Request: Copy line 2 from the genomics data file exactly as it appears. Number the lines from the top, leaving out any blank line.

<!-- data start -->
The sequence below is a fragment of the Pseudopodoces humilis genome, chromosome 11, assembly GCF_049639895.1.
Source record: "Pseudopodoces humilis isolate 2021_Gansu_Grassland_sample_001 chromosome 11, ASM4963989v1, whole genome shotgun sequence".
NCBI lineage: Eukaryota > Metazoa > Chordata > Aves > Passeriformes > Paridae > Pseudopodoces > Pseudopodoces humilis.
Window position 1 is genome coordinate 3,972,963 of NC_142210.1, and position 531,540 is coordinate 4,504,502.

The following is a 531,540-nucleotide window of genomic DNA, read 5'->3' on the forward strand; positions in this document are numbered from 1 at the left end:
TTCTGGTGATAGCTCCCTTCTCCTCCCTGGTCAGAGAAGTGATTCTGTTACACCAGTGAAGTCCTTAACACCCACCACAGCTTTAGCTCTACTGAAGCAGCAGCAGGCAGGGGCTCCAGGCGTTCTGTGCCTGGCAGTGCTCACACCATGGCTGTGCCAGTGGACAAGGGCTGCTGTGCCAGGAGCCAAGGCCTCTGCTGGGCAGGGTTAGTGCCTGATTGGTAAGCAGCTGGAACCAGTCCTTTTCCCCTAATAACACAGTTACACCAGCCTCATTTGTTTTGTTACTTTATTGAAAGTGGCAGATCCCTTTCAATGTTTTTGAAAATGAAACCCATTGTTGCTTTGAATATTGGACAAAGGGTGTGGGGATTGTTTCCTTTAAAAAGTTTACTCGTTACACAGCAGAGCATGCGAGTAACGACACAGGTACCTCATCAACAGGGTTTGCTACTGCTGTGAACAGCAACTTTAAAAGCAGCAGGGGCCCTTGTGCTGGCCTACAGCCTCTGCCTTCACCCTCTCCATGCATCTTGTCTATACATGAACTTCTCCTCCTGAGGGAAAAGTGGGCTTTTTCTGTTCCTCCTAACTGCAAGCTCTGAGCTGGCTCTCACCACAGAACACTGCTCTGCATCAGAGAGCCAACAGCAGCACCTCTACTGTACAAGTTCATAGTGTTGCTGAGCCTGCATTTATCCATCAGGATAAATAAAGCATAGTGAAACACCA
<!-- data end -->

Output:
Source record: "Pseudopodoces humilis isolate 2021_Gansu_Grassland_sample_001 chromosome 11, ASM4963989v1, whole genome shotgun sequence".